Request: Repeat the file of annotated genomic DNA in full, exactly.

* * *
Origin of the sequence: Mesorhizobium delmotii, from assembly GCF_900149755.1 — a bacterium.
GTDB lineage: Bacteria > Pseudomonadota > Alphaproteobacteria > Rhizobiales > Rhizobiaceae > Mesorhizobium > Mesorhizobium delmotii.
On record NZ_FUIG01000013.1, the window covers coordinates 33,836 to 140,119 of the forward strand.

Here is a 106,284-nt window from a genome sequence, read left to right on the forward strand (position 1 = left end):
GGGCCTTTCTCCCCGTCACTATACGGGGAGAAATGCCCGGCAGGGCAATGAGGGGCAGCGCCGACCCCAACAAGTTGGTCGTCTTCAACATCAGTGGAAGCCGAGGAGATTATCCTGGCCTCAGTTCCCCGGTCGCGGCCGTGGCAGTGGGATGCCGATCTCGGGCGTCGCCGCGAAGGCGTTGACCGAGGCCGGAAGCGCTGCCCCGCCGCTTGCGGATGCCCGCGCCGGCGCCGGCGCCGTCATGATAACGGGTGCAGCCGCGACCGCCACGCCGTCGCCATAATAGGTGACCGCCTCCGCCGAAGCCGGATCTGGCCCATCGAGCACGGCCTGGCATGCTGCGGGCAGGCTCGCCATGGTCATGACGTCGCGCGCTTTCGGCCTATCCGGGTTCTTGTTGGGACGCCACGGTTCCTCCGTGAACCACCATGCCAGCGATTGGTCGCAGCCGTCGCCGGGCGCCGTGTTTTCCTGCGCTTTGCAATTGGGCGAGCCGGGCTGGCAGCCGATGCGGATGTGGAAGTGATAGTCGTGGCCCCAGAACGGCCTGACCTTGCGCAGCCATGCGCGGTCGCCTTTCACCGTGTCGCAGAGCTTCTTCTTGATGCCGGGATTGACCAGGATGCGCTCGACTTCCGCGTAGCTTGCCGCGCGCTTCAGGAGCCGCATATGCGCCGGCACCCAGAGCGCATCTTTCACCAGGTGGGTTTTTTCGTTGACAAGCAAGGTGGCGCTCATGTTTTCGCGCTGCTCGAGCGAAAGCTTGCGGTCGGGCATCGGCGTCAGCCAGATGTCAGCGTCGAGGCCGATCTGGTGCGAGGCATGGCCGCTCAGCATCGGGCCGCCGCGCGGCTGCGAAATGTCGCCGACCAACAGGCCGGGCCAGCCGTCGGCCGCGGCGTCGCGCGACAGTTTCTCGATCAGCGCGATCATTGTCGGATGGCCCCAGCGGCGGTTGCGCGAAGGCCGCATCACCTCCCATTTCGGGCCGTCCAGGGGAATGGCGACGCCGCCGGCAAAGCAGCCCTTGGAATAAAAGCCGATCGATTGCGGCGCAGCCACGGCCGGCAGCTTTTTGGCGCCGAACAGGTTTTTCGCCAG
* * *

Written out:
Origin of the sequence: Mesorhizobium delmotii, from assembly GCF_900149755.1 — a bacterium.
GTDB lineage: Bacteria > Pseudomonadota > Alphaproteobacteria > Rhizobiales > Rhizobiaceae > Mesorhizobium > Mesorhizobium delmotii.
On record NZ_FUIG01000013.1, the window covers coordinates 33,836 to 140,119 of the forward strand.

Here is a 106,284-nt window from a genome sequence, read left to right on the forward strand (position 1 = left end):
GGGCCTTTCTCCCCGTCACTATACGGGGAGAAATGCCCGGCAGGGCAATGAGGGGCAGCGCCGACCCCAACAAGTTGGTCGTCTTCAACATCAGTGGAAGCCGAGGAGATTATCCTGGCCTCAGTTCCCCGGTCGCGGCCGTGGCAGTGGGATGCCGATCTCGGGCGTCGCCGCGAAGGCGTTGACCGAGGCCGGAAGCGCTGCCCCGCCGCTTGCGGATGCCCGCGCCGGCGCCGGCGCCGTCATGATAACGGGTGCAGCCGCGACCGCCACGCCGTCGCCATAATAGGTGACCGCCTCCGCCGAAGCCGGATCTGGCCCATCGAGCACGGCCTGGCATGCTGCGGGCAGGCTCGCCATGGTCATGACGTCGCGCGCTTTCGGCCTATCCGGGTTCTTGTTGGGACGCCACGGTTCCTCCGTGAACCACCATGCCAGCGATTGGTCGCAGCCGTCGCCGGGCGCCGTGTTTTCCTGCGCTTTGCAATTGGGCGAGCCGGGCTGGCAGCCGATGCGGATGTGGAAGTGATAGTCGTGGCCCCAGAACGGCCTGACCTTGCGCAGCCATGCGCGGTCGCCTTTCACCGTGTCGCAGAGCTTCTTCTTGATGCCGGGATTGACCAGGATGCGCTCGACTTCCGCGTAGCTTGCCGCGCGCTTCAGGAGCCGCATATGCGCCGGCACCCAGAGCGCATCTTTCACCAGGTGGGTTTTTTCGTTGACAAGCAAGGTGGCGCTCATGTTTTCGCGCTGCTCGAGCGAAAGCTTGCGGTCGGGCATCGGCGTCAGCCAGATGTCAGCGTCGAGGCCGATCTGGTGCGAGGCATGGCCGCTCAGCATCGGGCCGCCGCGCGGCTGCGAAATGTCGCCGACCAACAGGCCGGGCCAGCCGTCGGCCGCGGCGTCGCGCGACAGTTTCTCGATCAGCGCGATCATTGTCGGATGGCCCCAGCGGCGGTTGCGCGAAGGCCGCATCACCTCCCATTTCGGGCCGTCCAGGGGAATGGCGACGCCGCCGGCAAAGCAGCCCTTGGAATAAAAGCCGATCGATTGCGGCGCAGCCACGGCCGGCAGCTTTTTGGCGCCGAACAGGTTTTTCGCCAG